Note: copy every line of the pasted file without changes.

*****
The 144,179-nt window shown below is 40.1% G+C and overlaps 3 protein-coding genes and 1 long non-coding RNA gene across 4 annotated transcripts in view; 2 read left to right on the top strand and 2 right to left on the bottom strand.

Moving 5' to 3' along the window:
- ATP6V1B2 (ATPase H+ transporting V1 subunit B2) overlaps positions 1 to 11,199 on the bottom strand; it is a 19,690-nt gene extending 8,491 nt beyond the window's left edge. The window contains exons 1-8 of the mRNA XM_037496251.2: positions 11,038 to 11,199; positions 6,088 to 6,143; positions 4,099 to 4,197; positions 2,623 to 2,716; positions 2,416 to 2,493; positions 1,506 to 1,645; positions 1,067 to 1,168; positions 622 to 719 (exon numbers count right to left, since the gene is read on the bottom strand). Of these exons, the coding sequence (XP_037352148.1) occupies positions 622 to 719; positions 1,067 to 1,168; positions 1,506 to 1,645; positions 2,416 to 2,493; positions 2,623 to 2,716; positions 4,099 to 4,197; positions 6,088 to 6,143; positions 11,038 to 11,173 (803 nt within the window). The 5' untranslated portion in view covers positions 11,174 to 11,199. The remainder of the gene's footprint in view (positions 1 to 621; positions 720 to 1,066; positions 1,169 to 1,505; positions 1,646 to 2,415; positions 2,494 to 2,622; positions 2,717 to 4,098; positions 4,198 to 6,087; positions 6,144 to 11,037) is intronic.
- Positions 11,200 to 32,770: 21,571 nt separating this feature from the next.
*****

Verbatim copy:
The 144,179-nt window shown below is 40.1% G+C and overlaps 3 protein-coding genes and 1 long non-coding RNA gene across 4 annotated transcripts in view; 2 read left to right on the top strand and 2 right to left on the bottom strand.

Moving 5' to 3' along the window:
- ATP6V1B2 (ATPase H+ transporting V1 subunit B2) overlaps positions 1 to 11,199 on the bottom strand; it is a 19,690-nt gene extending 8,491 nt beyond the window's left edge. The window contains exons 1-8 of the mRNA XM_037496251.2: positions 11,038 to 11,199; positions 6,088 to 6,143; positions 4,099 to 4,197; positions 2,623 to 2,716; positions 2,416 to 2,493; positions 1,506 to 1,645; positions 1,067 to 1,168; positions 622 to 719 (exon numbers count right to left, since the gene is read on the bottom strand). Of these exons, the coding sequence (XP_037352148.1) occupies positions 622 to 719; positions 1,067 to 1,168; positions 1,506 to 1,645; positions 2,416 to 2,493; positions 2,623 to 2,716; positions 4,099 to 4,197; positions 6,088 to 6,143; positions 11,038 to 11,173 (803 nt within the window). The 5' untranslated portion in view covers positions 11,174 to 11,199. The remainder of the gene's footprint in view (positions 1 to 621; positions 720 to 1,066; positions 1,169 to 1,505; positions 1,646 to 2,415; positions 2,494 to 2,622; positions 2,717 to 4,098; positions 4,198 to 6,087; positions 6,144 to 11,037) is intronic.
- Positions 11,200 to 32,770: 21,571 nt separating this feature from the next.